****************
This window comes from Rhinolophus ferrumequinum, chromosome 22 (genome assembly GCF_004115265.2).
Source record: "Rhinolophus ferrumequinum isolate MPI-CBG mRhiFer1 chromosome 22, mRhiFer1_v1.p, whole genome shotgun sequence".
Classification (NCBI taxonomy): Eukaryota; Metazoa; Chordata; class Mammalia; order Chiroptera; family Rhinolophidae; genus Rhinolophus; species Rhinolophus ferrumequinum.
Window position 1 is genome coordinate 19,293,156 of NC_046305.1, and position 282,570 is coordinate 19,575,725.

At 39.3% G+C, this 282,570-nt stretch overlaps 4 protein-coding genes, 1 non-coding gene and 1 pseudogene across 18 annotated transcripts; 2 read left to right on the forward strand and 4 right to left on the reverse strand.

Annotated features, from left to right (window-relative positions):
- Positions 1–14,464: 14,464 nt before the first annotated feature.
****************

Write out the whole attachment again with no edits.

This window comes from Rhinolophus ferrumequinum, chromosome 22 (genome assembly GCF_004115265.2).
Source record: "Rhinolophus ferrumequinum isolate MPI-CBG mRhiFer1 chromosome 22, mRhiFer1_v1.p, whole genome shotgun sequence".
Classification (NCBI taxonomy): Eukaryota; Metazoa; Chordata; class Mammalia; order Chiroptera; family Rhinolophidae; genus Rhinolophus; species Rhinolophus ferrumequinum.
Window position 1 is genome coordinate 19,293,156 of NC_046305.1, and position 282,570 is coordinate 19,575,725.

At 39.3% G+C, this 282,570-nt stretch overlaps 4 protein-coding genes, 1 non-coding gene and 1 pseudogene across 18 annotated transcripts; 2 read left to right on the forward strand and 4 right to left on the reverse strand.

Annotated features, from left to right (window-relative positions):
- Positions 1–14,464: 14,464 nt before the first annotated feature.